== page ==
As real-estate prices in New York City continue to soar, Brooklyn residents are using their extra space and relaxed planning restrictions to extend their townhouses and build “quirky” garden studios, according to local architects (+ slideshow).
Increasing numbers of New Yorkers are moving from Manhattan to Brooklyn for more space for their money. Townhouses in the borough typically come with back yards, presenting an opportunity for homeowners to add value and square footage to their properties.
Just like in London, this has led to a boom in the market for residential extensions. But what is unique to Brooklyn – where creative employment has almost doubled over four years – is a new trend for building tiny shed-like shelters at the ends of plots as home workplaces or studios.
“This trend follows the fact that more and more people are self-employed or in tech,” said Brooklyn-based studio Architensions, which recently added a cedar-clad writers’ studio to a townhouse garden in Greenpoint. “This doesn’t necessarily require having a formal office or going to a co-share space.”
“It’s actually a dream being in New York and working from your own backyard,” they added.
Local architect Nick Hunt, who has built one of these micro studios at his own home, explained that buildings of a certain size don’t need to go through the same red tape as larger projects.
“If a structure is less than 100 square feet (9.3 square metres) and no higher than seven foot six inches (2.3 metres) it doesn’t require a building permit in NYC,” he told Dezeen. “It is thought of as a ‘storage shed’ or outbuilding.”
“This can really restrict a project or really inspire a quirky solution,” Hunt added.
His wooden structure features a sloped roof that rises to the maximum permissible height. Grass covers a portion of the top, while a large skylight illuminates the white-washed walls inside.
Hunt – who co-founded Hunt Architecture with his brother Andrew – rents his ground-floor apartment in the Boerum Hill neighbourhood, so asked his landlord’s permission to build the studio.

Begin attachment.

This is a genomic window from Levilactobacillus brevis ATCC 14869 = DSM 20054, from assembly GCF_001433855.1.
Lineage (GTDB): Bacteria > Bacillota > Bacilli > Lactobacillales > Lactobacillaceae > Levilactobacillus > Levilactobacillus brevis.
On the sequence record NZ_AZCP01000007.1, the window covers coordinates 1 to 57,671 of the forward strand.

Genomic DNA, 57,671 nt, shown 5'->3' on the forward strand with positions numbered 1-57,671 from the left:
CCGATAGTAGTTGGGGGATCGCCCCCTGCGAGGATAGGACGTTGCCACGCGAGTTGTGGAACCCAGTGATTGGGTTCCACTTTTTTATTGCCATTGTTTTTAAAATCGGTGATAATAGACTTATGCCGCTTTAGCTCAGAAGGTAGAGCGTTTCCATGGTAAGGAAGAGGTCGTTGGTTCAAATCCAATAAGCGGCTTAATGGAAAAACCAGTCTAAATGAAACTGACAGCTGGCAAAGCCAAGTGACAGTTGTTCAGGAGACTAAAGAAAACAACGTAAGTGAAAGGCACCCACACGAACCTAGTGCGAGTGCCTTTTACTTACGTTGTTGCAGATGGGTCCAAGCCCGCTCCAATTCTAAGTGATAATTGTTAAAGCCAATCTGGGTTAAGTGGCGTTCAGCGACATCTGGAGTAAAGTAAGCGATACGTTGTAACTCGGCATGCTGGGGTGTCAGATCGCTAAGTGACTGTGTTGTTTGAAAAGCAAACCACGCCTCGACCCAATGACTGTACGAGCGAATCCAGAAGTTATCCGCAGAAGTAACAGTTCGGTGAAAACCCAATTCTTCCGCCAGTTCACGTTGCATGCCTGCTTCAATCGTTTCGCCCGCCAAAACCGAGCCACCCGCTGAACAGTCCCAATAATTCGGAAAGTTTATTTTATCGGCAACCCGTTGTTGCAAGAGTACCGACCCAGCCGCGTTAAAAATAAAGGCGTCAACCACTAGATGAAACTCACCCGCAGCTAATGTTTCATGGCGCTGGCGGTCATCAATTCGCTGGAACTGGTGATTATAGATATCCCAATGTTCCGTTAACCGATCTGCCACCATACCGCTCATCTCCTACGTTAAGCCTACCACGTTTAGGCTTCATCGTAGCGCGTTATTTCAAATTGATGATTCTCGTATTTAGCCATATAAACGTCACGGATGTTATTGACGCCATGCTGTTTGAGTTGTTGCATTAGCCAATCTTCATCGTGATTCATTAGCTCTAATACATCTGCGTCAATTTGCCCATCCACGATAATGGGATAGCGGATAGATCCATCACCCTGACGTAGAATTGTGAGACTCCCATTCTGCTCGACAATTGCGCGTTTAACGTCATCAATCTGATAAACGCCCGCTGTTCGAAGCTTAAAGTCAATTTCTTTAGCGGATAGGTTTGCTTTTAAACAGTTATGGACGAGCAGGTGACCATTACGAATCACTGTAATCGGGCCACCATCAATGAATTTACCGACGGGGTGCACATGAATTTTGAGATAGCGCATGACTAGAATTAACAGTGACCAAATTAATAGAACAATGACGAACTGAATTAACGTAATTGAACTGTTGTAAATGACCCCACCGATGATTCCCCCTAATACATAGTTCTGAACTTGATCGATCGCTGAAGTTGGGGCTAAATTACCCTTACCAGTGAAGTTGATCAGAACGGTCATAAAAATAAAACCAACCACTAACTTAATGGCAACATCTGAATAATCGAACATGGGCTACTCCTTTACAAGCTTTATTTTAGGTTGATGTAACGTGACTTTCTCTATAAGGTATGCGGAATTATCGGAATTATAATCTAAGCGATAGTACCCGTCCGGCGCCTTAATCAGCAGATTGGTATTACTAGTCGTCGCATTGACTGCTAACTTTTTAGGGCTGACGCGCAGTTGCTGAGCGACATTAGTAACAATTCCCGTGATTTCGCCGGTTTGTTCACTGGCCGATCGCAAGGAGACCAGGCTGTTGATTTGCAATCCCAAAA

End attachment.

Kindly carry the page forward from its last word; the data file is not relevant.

Another tiny writer’s studio by Elizabeth Roberts Architecture and Design is again built from wood, and has glass doors that open onto a veranda covered by the projecting roof.
Many Brooklyn residents are also choosing to extend the backs of their properties during renovations, adding more space to the often compact townhouses.
An example is Brooklyn-based studio Barker Freeman Design Office’s two-storey extension to a 12-foot-wide (3.6 metres) row house, which was gutted to create an open living space that feels expansive despite the narrow dimensions.
“Most of the projects I see are new homeowners who purchase a property because they already know they can add square footage,” partner Alexandra Barker told Dezeen.
“Many people are moving to Brooklyn for the opportunity to have larger houses with outdoor spaces. Some houses have limited footprints and new buyers are taking the opportunity to maximise their build-outs.”
Barker Freeman‘s design features expanses of glass overlooking the garden, which Barker said is typical of extension projects in the area.
“Often the extensions are built with large amounts of glazing on the rear facade to maximise the penetration of light into the interior of the building,” she said. “They are often more modern and they are often where new family rooms or master suites are located.”
After Architensions completed the writers’ studio, the firm was asked to return to the home and embark on a similar project enlarging the main townhouse. The architects added two boxy volumes, clad in charred wood to match the garden structure, each with different functions – one houses a kitchen and the other an entertainment space.
“The majority of townhouse owners are renting out one or two floors to pay for mortgages and maintenance, making their own living space less flexible and smaller,” the studio said. “Hence they like at some point to expand their own space.”
As with the micro studios, planning laws for extensions are fairly relaxed and consent is easy to obtain, providing building codes are met.
“It is relatively easy if a house has a typical lot and is not in a landmark zone,” said Barker.
The architects agree that many homeowners view extending as a much more favourable option than moving to new-build properties, which lack the character of the older townhouses.
“These houses are very charming, and very well inserted into a refined urban fabric usually historic districts, and also well built,” said Architensions. “Compared to the wild real-estate that is producing bad examples of architecture and construction these days in New York, people would rather stay instead of moving.”
“These projects are popular because people in New York are always trying to find unique ways to live in the city,” said Hunt. “Additions, outbuildings, backyard shacks all allow a freedom to customise the way you live that renting an apartment in a ubiquitous walk-up or elevator building doesn’t.”
“New York can be an impersonal place at times, and everyone is trying to make their mark,” he added. “These projects can be an accessible way to do it.”
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